Halifax-based Metamaterial Technologies Inc. has purchased a British medical technologies company that brings it into the realm of healthcare for the first time.
MTI said in a statement today it has bought London-based Medical Wireless Sensing Ltd., known as Mediwise, for an undisclosed sum.
What the two companies have in common is they both produce metamaterials, which are man-made materials with synthetic nanostructures, usually created to carry out a commercial task. Whereas MTI until now has worked with metamaterials that alter light, Mediwise has pioneered products used in healthcare, especially those used for non-invasive diagnoses.
“Mediwise technology has the potential to allow users to non-invasively access specific information about their health and their body, faster and more accurately through the science of metamaterials,” said MTI Founder and Chief Executive George Palikaras in a statement. “This is a strategic market-extension offering complementary advanced materials technology, intellectual property and new business opportunities for MTI.”
Mediwise was formed in 2010 by a group of British scientists, including Palikaras, who was studying in London. In an interview this morning, he said the Mediwise technology includes film that can be placed on the skin and let users see deeper into the tissue than current products. This can result in cleaner images and quicker MRIs, which could improve efficiency at hospitals, said Palikaras.
The British company’s portfolio of 22 patents includes the IP for a product called Glucowise. It has the potential to safely detect the concentration of glucose in the blood stream without having to draw blood or use test strips.
In 2014, the British company earned first place at the Massachusetts Institute of Technology’s Building Global Innovators competition for the health stream and was the overall winner. Mediwise’s partners include Queen Mary University and King’s College in London and the Leiden University Medical Centre in the Netherlands.
Palikaras said Mediwise has conducted pre-clinical and clinical tests on its technology. MTI hopes its own involvement will help accelerate the efforts to get through the regulatory process and bring a Mediwise product to market.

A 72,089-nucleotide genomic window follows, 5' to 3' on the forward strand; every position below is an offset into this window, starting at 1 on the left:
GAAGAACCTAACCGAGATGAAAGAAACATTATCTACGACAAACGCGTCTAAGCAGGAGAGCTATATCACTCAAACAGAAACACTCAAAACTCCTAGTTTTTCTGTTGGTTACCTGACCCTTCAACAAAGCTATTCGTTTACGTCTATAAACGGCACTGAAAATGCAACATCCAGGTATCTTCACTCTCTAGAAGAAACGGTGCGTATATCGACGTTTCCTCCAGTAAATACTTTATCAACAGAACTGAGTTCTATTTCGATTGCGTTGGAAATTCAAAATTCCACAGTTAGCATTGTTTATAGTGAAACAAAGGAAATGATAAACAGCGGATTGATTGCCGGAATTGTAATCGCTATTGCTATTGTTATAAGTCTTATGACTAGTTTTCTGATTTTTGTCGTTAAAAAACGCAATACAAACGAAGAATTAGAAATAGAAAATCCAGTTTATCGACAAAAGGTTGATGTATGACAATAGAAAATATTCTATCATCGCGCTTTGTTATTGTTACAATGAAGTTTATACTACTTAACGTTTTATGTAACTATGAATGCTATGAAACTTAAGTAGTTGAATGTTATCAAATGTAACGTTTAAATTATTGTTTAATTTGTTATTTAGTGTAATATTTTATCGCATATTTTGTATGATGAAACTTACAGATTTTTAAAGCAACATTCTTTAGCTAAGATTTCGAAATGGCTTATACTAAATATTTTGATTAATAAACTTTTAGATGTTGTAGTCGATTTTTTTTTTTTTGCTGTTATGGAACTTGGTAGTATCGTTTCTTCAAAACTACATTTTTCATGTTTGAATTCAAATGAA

“We do have experience in regulatory processes in that we’ve gone through it with an aerospace product,” he said. “Our solution to it is essentially to do it with a very large partner . . . so we plan to partner with an OEM [original equipment manufacturer].”
Until now, MTI has focused on metamaterials that can filter, absorb or reflect light. Its first commercial project was MetaAir, a see-through screen that filters out laser attacks on aircraft. MTI and European aircraft maker Airbus are working together on this product. Last summer, MTI signed a $5.6 million agreement with aerospace giant Lockheed Martin to develop materials that enhance solar power and can be used on aircraft.
MTI will take on six engineers with the purchase of Mediwise, bringing its global headcount to 40. Palikaras also said the company is now working on an equity funding round worth about US$10 million, which he hopes to complete this year.
The company has raised a total of $15 million in equity investment in its history, including an $8.3 million funding round led by Radar Capital of Toronto last year. The company last year also received a $5.4 million grant from Sustainable Development Technology Canada for its solar product.
Mediwise is the second acquisition in MTI’s seven-year history. In May 2016, MTI bought the business of Silicon Valley peer Rolith to accelerate the development of its manufacturing facility, also for an undisclosed amount. That acquisition gave the company a base in California and helped it produce its light-filtering product in larger sheets in commercial quantities.
Earlier this month, MTI announced the appointment of three new board members: career investment banker Doug Hall, who becomes the Chair; private equity executive Bill Lambert; and management consultant Eric Leslie.